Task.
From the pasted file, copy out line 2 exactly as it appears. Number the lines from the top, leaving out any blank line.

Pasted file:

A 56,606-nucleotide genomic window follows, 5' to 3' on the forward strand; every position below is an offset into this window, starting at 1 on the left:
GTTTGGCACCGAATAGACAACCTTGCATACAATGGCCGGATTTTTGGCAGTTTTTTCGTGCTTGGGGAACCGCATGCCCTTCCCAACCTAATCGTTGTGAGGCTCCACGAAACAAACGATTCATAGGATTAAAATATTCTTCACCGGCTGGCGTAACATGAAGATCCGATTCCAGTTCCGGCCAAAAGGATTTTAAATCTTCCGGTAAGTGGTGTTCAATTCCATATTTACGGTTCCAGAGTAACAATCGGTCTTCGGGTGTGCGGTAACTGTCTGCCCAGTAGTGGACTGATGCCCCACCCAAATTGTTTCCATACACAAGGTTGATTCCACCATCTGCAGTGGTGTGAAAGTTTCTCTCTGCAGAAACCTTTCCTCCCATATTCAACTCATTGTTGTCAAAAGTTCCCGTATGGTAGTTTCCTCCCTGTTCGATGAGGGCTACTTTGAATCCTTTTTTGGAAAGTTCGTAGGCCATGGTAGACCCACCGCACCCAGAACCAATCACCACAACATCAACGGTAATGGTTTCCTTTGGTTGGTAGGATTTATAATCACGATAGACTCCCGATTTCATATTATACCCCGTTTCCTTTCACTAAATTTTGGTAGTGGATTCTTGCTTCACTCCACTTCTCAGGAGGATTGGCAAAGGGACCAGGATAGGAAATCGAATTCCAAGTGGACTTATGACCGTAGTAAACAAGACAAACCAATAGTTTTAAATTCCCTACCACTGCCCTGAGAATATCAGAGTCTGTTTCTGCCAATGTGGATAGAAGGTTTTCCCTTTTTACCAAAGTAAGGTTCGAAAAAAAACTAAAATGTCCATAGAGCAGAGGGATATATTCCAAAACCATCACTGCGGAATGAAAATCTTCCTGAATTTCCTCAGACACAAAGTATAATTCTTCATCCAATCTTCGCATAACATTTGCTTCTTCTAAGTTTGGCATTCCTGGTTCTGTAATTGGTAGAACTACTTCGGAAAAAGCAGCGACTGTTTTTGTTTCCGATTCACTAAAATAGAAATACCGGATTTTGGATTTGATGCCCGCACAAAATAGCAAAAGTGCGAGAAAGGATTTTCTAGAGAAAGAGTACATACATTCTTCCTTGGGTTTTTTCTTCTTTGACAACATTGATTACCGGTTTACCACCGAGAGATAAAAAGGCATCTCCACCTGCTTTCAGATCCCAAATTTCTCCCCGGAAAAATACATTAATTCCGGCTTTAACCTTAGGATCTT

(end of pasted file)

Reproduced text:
GTTTGGCACCGAATAGACAACCTTGCATACAATGGCCGGATTTTTGGCAGTTTTTTCGTGCTTGGGGAACCGCATGCCCTTCCCAACCTAATCGTTGTGAGGCTCCACGAAACAAACGATTCATAGGATTAAAATATTCTTCACCGGCTGGCGTAACATGAAGATCCGATTCCAGTTCCGGCCAAAAGGATTTTAAATCTTCCGGTAAGTGGTGTTCAATTCCATATTTACGGTTCCAGAGTAACAATCGGTCTTCGGGTGTGCGGTAACTGTCTGCCCAGTAGTGGACTGATGCCCCACCCAAATTGTTTCCATACACAAGGTTGATTCCACCATCTGCAGTGGTGTGAAAGTTTCTCTCTGCAGAAACCTTTCCTCCCATATTCAACTCATTGTTGTCAAAAGTTCCCGTATGGTAGTTTCCTCCCTGTTCGATGAGGGCTACTTTGAATCCTTTTTTGGAAAGTTCGTAGGCCATGGTAGACCCACCGCACCCAGAACCAATCACCACAACATCAACGGTAATGGTTTCCTTTGGTTGGTAGGATTTATAATCACGATAGACTCCCGATTTCATATTATACCCCGTTTCCTTTCACTAAATTTTGGTAGTGGATTCTTGCTTCACTCCACTTCTCAGGAGGATTGGCAAAGGGACCAGGATAGGAAATCGAATTCCAAGTGGACTTATGACCGTAGTAAACAAGACAAACCAATAGTTTTAAATTCCCTACCACTGCCCTGAGAATATCAGAGTCTGTTTCTGCCAATGTGGATAGAAGGTTTTCCCTTTTTACCAAAGTAAGGTTCGAAAAAAAACTAAAATGTCCATAGAGCAGAGGGATATATTCCAAAACCATCACTGCGGAATGAAAATCTTCCTGAATTTCCTCAGACACAAAGTATAATTCTTCATCCAATCTTCGCATAACATTTGCTTCTTCTAAGTTTGGCATTCCTGGTTCTGTAATTGGTAGAACTACTTCGGAAAAAGCAGCGACTGTTTTTGTTTCCGATTCACTAAAATAGAAATACCGGATTTTGGATTTGATGCCCGCACAAAATAGCAAAAGTGCGAGAAAGGATTTTCTAGAGAAAGAGTACATACATTCTTCCTTGGGTTTTTTCTTCTTTGACAACATTGATTACCGGTTTACCACCGAGAGATAAAAAGGCATCTCCACCTGCTTTCAGATCCCAAATTTCTCCCCGGAAAAATACATTAATTCCGGCTTTAACCTTAGGATCTT